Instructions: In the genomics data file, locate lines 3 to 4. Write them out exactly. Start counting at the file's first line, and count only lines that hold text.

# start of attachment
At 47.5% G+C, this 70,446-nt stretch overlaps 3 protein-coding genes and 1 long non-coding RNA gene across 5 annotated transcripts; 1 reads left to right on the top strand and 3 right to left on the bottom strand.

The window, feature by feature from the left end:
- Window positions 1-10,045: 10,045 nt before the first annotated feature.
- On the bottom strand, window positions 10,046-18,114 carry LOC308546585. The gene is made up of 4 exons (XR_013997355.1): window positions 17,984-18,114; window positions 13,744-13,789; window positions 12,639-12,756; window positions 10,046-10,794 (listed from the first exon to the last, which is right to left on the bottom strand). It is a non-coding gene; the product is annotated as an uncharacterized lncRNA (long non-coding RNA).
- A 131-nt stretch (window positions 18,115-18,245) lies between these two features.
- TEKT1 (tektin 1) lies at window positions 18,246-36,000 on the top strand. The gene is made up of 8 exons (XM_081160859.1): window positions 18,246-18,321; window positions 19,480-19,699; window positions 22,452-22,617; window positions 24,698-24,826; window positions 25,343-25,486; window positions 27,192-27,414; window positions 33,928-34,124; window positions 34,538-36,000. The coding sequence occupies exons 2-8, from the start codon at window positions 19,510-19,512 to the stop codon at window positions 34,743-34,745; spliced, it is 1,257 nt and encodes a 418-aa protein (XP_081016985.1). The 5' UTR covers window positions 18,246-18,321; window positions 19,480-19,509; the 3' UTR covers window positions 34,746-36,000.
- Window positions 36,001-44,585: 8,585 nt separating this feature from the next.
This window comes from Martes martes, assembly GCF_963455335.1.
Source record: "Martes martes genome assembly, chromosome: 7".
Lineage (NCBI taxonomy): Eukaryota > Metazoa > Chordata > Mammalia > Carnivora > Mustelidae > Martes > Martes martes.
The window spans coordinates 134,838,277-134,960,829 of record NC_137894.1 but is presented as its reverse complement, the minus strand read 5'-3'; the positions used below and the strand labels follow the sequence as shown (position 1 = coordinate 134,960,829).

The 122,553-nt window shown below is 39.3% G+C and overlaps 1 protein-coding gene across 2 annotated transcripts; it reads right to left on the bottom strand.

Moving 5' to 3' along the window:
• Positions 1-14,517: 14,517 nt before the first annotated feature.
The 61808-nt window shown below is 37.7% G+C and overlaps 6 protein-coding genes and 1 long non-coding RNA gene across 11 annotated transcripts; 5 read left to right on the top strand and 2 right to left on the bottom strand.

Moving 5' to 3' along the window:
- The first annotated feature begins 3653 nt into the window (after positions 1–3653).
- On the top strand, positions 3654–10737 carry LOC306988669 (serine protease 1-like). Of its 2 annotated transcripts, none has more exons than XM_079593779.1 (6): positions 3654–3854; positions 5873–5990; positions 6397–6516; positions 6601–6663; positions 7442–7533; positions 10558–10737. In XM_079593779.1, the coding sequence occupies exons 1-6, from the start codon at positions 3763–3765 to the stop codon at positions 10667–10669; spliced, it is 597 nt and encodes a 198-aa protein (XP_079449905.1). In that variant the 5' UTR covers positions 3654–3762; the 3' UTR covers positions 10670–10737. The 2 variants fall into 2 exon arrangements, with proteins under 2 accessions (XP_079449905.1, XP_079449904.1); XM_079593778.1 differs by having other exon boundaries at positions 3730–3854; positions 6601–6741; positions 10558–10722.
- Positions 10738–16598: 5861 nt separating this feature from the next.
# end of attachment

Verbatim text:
- Window positions 1-10,045: 10,045 nt before the first annotated feature.
- On the bottom strand, window positions 10,046-18,114 carry LOC308546585. The gene is made up of 4 exons (XR_013997355.1): window positions 17,984-18,114; window positions 13,744-13,789; window positions 12,639-12,756; window positions 10,046-10,794 (listed from the first exon to the last, which is right to left on the bottom strand). It is a non-coding gene; the product is annotated as an uncharacterized lncRNA (long non-coding RNA).